Subject: [MARMAM] Alabama Marine Mammal Stranding Network Spring 2024
        Internship
Message-ID:
        <CAAaRjD-Z_X0krowCd64Pp+WMtOO58e2CNGA9qHWUZqYf1O5hfQ at mail.gmail.com>
Content-Type: text/plain; charset="utf-8"

Dear MarMam Users,

The Alabama Marine Mammal Stranding Network (ALMMSN) located at the Dauphin
Island Sea Lab (DISL) in Dauphin Island, AL, is recruiting a highly
motivated intern to assist with marine mammal stranding response in coastal
Alabama waters. ALMMSN is a cooperative regional stranding network partner
and works in conjunction with the National Oceanic and Atmospheric
Administration?s National Marine Fisheries Service and the US Fish and
Wildlife Service to respond to dolphin, whale, and manatee strandings. Our
primary goal is to enhance reporting and response efforts for marine mammal
strandings to ensure collection of consistent, high-quality data that are
used to evaluate causes of strandings and/or death. The DISL?s mission is
to become a center for transformative U.S. oceanic and coastal research and
education. This intern will gain useful knowledge, skills, and experience
in the fields of marine biology, marine mammalogy, and marine mammal
stranding response.

*Internship Dates:* 3 months (option to extend depending on funds and
performance); flexible start January 2024

*Daily Duties Include:* Field stranding response, data collection, data
management, participation in necropsy events, sample handling, report
writing, and equipment/lab maintenance/cleaning. Intern will also have the
opportunity to complete an independent research project based on relevant
interests, culminating in a presentation.

*Qualifications*:

-- Student or recent graduate (0-2 years) of a biology/marine biology,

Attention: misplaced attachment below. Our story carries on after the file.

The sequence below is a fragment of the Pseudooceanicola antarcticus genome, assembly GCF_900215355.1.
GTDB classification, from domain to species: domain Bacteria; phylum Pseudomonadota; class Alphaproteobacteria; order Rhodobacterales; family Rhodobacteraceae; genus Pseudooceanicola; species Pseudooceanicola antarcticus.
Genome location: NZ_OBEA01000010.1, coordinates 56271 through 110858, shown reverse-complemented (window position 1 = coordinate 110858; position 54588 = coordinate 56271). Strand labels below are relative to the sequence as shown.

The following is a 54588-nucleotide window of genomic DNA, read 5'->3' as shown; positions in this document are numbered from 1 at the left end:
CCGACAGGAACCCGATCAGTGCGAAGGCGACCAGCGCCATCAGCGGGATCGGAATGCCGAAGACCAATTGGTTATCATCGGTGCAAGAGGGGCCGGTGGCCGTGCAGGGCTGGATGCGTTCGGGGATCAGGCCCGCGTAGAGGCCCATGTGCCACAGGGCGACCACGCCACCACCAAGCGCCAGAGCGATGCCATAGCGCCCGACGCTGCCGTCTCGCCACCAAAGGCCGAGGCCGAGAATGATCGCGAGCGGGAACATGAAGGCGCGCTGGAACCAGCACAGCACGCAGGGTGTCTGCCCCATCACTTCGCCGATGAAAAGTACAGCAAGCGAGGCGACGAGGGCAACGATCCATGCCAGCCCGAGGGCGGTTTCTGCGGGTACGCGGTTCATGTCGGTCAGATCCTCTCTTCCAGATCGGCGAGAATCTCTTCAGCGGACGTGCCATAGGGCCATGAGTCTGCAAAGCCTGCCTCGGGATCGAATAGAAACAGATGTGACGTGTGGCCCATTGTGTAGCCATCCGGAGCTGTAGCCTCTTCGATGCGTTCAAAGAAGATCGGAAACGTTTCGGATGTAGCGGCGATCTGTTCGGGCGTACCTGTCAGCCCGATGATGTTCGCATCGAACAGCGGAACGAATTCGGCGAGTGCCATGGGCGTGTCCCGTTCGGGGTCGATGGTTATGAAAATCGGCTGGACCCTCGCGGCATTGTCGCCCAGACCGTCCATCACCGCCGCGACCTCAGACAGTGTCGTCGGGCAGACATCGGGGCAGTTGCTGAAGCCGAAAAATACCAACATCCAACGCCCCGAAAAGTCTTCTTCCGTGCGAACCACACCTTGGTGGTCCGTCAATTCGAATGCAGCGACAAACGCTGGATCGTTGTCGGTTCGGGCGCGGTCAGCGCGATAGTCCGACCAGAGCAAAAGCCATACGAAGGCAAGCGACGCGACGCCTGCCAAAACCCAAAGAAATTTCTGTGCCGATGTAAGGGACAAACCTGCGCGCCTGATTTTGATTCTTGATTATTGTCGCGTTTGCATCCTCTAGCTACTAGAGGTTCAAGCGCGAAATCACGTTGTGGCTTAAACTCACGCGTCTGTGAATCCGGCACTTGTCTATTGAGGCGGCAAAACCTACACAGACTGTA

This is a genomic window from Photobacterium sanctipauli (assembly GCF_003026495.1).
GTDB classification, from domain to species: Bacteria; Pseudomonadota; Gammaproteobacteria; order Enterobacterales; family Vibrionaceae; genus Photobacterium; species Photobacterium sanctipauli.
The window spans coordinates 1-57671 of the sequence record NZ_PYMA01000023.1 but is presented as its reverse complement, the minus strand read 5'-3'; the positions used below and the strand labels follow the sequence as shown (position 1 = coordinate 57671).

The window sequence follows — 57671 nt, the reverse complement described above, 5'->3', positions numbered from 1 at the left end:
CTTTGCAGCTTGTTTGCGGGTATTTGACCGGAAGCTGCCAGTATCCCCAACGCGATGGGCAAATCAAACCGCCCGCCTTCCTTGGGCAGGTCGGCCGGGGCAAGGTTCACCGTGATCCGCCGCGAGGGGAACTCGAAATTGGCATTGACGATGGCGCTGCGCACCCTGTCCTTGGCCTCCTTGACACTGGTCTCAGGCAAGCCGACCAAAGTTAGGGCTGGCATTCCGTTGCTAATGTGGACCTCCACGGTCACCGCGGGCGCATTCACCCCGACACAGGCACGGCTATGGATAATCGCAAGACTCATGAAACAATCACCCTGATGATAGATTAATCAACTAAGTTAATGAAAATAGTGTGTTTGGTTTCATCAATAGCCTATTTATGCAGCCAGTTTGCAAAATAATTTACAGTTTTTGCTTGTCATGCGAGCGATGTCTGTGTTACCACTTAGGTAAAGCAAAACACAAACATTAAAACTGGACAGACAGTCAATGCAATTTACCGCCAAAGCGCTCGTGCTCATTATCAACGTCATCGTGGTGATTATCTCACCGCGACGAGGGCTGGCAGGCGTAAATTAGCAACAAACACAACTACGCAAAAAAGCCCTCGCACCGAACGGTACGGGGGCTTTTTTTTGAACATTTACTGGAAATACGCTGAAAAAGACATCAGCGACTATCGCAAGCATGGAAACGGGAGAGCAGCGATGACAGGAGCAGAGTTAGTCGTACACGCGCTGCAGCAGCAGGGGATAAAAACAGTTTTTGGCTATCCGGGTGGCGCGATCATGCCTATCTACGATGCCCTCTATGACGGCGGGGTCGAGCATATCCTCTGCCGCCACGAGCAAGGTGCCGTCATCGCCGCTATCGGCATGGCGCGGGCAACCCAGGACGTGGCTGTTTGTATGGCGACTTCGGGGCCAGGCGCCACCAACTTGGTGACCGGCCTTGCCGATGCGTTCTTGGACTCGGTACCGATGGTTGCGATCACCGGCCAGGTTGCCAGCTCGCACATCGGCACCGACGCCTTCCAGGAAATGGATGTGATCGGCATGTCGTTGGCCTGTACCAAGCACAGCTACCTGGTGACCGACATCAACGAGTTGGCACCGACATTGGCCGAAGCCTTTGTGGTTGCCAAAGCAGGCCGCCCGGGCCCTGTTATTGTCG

marine science, oceanography, zoology or related program;
-- Interest in marine mammal biology, physiology and anatomy;
-- Interest in research;
-- Valid driver?s license and clean driving record;
-- 18 years or older;
-- Physically fit, able to lift at least 50 lbs, drag at least 100 lbs, and
a strong swimmer;
-- Ability to endure unpleasant field conditions including temperatures
between 30?F-100?F, rain, humidity and biting insects;
-- Ability to work 35 hours per week, including weekends, nights and
holidays as needed;
-- Experience with scientific writing is a plus;
-- Knowledge of digital SLR cameras and lenses is a plus.

This internship is a paid position ($10-$12/hour) expected to work 35
hrs/week (including nights and holidays as necessary for fieldwork). This
is a physically demanding position that may involve long days in a variety
of weather conditions. Intern is responsible for providing their own
housing and transport to DISL. Assistance finding housing can be provided.
Applicant must be eligible to legally reside in the U.S. for the duration
of the internship period. International applicants are welcome to apply,
however, we are unable to sponsor or take over the sponsorship of an
employment VISA. All applicants must be authorized to work in the U.S.
Interested applicants must send a cover letter, CV, and dates of
availability to almmsn at disl.org by *17 November 2023* to be considered.
Resources for the construction of such documents are available online and
at most institutions? Career Services departments, such as
https://www.southalabama.edu/departments/careerservices/job.html and
https://pathwaystoscience.org/Grad.aspx.  Preference will be given to
applicants who can stay through the entire internship period. Application
review will begin immediately.

DISL is an equal opportunity employer and encourages applications from a
diverse pool of prospective interns without regard to race, color,
religion, sex, sexual orientation, gender identity, gender expression,
national origin, age, protected veteran or disabled status, or genetic or
any other identity information. DISL and ALMMSN recognize that a diversity
of perspectives, lived experiences, ideas, and passions allows us to better
meet our goal of ocean-literate communities in Alabama and that equity,
diversity, and inclusion are fundamental to achieving our mission. It is
the intent of the ALMMSN to be fair and impartial in all of its relations
and to recognize and respect the individual. More information about ALMMSN
and the DISL Marine Mammal Research Program can be found at
https://www.disl.edu/research/marine-mammal-research-program or by
contacting ALMMSN at almmsn at disl.org.